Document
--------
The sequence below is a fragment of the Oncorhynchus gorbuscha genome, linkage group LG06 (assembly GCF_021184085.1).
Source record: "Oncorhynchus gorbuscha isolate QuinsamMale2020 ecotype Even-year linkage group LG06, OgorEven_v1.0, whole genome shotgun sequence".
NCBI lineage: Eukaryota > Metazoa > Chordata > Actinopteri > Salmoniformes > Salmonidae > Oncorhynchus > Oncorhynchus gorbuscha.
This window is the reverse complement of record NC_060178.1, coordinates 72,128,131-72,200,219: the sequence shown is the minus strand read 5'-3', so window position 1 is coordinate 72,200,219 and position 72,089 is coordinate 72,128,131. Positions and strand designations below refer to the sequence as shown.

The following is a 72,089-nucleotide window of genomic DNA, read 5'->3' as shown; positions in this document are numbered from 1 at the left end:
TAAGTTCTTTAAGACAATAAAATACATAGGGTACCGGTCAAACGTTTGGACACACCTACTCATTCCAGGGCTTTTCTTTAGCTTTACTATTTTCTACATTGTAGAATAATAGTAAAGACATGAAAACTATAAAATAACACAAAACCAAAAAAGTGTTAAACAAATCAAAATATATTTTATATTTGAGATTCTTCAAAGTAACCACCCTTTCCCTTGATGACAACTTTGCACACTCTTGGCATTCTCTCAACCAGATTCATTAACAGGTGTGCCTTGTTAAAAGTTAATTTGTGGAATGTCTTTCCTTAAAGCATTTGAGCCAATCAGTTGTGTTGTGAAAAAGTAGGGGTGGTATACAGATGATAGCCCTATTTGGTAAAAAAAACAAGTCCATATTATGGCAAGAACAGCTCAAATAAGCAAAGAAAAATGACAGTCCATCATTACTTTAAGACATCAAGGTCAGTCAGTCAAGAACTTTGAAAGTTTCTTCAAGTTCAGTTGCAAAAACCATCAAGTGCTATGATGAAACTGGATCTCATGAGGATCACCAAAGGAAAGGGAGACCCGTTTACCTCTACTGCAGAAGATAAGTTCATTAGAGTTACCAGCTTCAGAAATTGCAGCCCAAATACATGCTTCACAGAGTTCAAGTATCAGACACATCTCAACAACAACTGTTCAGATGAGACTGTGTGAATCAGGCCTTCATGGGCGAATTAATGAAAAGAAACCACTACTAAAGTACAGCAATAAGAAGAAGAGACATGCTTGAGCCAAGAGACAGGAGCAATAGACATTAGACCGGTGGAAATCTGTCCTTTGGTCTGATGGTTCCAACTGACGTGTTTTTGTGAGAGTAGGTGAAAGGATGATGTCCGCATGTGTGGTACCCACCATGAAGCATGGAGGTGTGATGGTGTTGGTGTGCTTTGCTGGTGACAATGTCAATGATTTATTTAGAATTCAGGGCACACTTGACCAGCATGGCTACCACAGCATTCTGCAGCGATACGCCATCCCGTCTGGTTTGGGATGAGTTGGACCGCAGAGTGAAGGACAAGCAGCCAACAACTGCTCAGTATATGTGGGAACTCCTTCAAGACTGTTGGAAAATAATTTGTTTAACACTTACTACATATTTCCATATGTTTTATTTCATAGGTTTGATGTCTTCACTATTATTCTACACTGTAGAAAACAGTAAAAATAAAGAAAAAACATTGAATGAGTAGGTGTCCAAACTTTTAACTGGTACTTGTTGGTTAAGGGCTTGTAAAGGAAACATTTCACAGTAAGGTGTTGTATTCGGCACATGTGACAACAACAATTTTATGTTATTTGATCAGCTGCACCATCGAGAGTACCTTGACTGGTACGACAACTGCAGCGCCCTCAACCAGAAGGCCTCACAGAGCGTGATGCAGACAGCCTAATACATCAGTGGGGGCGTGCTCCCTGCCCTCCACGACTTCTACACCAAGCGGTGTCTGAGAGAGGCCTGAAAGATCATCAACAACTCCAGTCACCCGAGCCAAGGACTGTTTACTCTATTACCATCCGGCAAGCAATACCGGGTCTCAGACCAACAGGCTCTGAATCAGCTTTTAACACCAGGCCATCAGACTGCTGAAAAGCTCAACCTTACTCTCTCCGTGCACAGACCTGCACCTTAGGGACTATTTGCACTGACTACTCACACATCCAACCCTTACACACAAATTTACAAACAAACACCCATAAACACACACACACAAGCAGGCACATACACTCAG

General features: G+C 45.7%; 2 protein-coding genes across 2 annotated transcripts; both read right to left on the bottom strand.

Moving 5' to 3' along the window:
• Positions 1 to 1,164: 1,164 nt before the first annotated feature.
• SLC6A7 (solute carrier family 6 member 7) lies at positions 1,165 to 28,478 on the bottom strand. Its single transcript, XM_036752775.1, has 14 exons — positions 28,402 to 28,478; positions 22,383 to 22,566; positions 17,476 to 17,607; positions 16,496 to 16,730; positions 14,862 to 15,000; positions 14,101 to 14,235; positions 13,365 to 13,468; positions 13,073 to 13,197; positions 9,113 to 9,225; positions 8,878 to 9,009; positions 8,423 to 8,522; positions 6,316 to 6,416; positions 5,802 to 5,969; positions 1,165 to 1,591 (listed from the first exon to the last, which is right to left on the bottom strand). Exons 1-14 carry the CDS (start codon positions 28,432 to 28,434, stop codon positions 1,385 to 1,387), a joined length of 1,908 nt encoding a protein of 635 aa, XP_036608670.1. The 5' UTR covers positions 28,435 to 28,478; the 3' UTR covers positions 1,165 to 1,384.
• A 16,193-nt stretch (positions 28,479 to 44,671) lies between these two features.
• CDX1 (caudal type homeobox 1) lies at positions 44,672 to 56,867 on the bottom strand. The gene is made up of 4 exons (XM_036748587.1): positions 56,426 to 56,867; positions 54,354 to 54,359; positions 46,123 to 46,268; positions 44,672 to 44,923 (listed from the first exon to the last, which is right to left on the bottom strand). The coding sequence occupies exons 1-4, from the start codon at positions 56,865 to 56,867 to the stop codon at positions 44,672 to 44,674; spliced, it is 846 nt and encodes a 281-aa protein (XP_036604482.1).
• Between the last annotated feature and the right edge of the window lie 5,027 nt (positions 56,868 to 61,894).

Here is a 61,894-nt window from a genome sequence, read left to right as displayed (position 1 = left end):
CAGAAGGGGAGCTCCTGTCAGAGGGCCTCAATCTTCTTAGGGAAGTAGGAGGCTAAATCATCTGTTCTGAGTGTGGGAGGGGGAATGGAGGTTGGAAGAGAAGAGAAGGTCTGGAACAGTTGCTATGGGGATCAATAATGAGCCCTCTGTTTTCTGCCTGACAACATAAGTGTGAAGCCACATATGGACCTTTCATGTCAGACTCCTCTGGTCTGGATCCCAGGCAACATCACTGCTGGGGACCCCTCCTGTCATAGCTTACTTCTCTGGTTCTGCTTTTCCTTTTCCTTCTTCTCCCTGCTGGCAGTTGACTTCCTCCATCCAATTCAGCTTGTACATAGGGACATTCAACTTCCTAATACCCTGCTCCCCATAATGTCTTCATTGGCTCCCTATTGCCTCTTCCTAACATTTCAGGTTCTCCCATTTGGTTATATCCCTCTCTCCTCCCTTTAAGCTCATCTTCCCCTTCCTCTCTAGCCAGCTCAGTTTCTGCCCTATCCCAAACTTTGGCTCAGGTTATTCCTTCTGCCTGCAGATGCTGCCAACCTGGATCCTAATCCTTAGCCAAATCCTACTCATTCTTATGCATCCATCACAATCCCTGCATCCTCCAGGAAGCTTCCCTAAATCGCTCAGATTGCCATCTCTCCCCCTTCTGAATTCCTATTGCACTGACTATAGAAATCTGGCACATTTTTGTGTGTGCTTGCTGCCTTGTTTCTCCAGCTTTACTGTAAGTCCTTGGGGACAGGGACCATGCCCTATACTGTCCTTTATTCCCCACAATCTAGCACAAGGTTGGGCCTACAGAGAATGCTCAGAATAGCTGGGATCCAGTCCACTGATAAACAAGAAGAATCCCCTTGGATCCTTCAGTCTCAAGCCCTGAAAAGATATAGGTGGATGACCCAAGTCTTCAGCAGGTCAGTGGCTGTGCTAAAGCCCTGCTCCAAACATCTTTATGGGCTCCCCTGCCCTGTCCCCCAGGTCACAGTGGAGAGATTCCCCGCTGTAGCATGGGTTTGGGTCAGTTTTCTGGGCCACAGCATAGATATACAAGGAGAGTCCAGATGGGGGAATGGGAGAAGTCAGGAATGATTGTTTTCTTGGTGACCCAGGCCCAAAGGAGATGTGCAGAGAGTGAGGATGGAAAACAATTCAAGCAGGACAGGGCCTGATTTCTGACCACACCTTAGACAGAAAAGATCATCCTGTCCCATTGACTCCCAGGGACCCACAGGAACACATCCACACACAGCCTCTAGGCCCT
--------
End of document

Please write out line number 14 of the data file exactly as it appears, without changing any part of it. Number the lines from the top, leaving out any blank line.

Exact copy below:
Here is a 61,894-nt window from a genome sequence, read left to right as displayed (position 1 = left end):